The team behind “The Thousand Faces of Dunjia” — director Yuen Wo Ping and writer-producer Tsui Hark — have decades of experience in Hong Kong and Hollywood. Tsui was a mainstay of Hong Kong’s new wave in the 1990s; actionchoreographer Yuen brought that movement’s energy to the “Matrix,” “Kill Bill” and “Lethal Weapon” franchises. But their latest project is designed for the broader taste of the mainland-China market.
“Dunjia” is a comic adventure tale that jumbles myth, sci-fi, kung fu and lots of slick but cartoonish CGI. The plot, which owes a little to “Men in Black”. Pits a clan of guardians against aliens hidden among the population of pre-modern China. The prize is the Dunjia, a powerful doohickey that — as the title suggests — could be just about anything or anyone.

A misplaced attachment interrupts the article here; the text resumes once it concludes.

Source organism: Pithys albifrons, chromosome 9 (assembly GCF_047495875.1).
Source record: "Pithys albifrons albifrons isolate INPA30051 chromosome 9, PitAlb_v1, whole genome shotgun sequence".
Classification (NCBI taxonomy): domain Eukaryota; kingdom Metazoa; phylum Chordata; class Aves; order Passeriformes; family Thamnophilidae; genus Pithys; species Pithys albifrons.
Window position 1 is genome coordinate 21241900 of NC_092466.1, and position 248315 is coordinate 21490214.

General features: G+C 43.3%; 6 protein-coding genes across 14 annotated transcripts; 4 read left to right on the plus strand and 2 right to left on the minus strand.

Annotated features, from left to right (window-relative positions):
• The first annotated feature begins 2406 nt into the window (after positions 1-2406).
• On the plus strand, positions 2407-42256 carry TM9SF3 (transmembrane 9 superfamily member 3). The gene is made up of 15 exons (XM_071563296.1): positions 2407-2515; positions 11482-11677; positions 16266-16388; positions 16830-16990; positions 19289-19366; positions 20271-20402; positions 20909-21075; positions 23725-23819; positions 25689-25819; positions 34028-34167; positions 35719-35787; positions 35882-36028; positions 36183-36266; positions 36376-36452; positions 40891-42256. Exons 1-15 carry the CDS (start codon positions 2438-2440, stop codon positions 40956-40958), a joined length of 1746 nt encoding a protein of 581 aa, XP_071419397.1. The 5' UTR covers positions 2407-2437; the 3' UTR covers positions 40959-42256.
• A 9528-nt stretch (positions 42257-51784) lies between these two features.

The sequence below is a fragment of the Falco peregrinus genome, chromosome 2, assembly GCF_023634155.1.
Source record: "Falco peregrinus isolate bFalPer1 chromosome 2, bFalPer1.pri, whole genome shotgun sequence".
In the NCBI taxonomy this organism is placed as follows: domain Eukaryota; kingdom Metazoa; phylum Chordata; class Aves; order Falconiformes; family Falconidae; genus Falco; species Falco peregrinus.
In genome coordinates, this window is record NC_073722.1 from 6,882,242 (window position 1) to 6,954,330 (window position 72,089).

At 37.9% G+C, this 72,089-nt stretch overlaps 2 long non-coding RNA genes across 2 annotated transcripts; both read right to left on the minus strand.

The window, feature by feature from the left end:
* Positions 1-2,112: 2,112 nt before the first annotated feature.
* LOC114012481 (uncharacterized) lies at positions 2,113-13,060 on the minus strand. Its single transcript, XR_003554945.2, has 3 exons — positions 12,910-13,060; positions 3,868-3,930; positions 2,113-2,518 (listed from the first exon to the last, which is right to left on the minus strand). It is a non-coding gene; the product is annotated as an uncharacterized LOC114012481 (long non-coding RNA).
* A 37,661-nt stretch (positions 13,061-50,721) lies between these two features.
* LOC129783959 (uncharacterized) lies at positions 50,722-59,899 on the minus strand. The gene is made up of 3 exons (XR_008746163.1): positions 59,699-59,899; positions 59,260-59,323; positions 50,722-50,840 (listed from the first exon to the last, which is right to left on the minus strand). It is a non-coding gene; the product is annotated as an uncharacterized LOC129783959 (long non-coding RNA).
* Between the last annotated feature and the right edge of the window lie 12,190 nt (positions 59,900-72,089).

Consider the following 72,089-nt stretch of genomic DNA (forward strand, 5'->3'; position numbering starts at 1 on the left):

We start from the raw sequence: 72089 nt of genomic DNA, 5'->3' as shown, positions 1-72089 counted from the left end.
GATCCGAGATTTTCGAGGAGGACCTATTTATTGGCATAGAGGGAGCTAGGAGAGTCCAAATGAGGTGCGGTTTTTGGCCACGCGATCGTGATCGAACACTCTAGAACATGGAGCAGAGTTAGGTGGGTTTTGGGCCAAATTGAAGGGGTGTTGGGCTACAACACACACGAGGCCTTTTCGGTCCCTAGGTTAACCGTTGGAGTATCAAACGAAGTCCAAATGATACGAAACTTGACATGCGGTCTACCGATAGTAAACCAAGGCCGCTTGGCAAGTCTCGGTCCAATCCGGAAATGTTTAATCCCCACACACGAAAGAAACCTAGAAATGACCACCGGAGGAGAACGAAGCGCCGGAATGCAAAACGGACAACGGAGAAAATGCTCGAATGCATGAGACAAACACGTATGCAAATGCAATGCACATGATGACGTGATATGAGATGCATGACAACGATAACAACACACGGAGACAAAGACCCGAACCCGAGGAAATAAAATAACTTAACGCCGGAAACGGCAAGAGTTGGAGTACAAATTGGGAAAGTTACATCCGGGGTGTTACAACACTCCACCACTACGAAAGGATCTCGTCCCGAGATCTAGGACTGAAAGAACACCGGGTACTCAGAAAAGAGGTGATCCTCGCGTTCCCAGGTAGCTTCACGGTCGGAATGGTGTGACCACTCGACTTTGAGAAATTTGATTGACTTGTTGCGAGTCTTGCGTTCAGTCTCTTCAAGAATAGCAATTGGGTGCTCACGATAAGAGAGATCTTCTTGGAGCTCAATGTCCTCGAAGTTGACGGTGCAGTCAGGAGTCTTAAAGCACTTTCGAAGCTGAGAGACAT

Leading the clan are Zhuge (Da Peng), whose skills include doctoring as well as fighting. And the fiery and fearless Dragonfly (Ni Ni or Nghe Ni), the only female member. They’re later joined by Dao (Aarif Lee), an earnest rookie constable, and Circle (Dongyu Zhou), a mysterious young woman whom Zhuge rescues from a hospital for the incurable (although her condition is not exactly medical). Only some of them have supernatural powers, but they’ll all procure some magic before the anticlimactic conclusion, which trumpets plans for a sequel.
The Thousand Faces of Dunjia (Ngu Hiep Tru Yeu) is exuberant and visually inventive, notably in the ways it incorporates text into the images. It also benefits from engaging performances. But the story is motley and not very involving, and the anything-goes CGI undermines the battle sequences. The physicality that makes Chinese action movies exhilarating loses its kick when so many of the moves are virtual.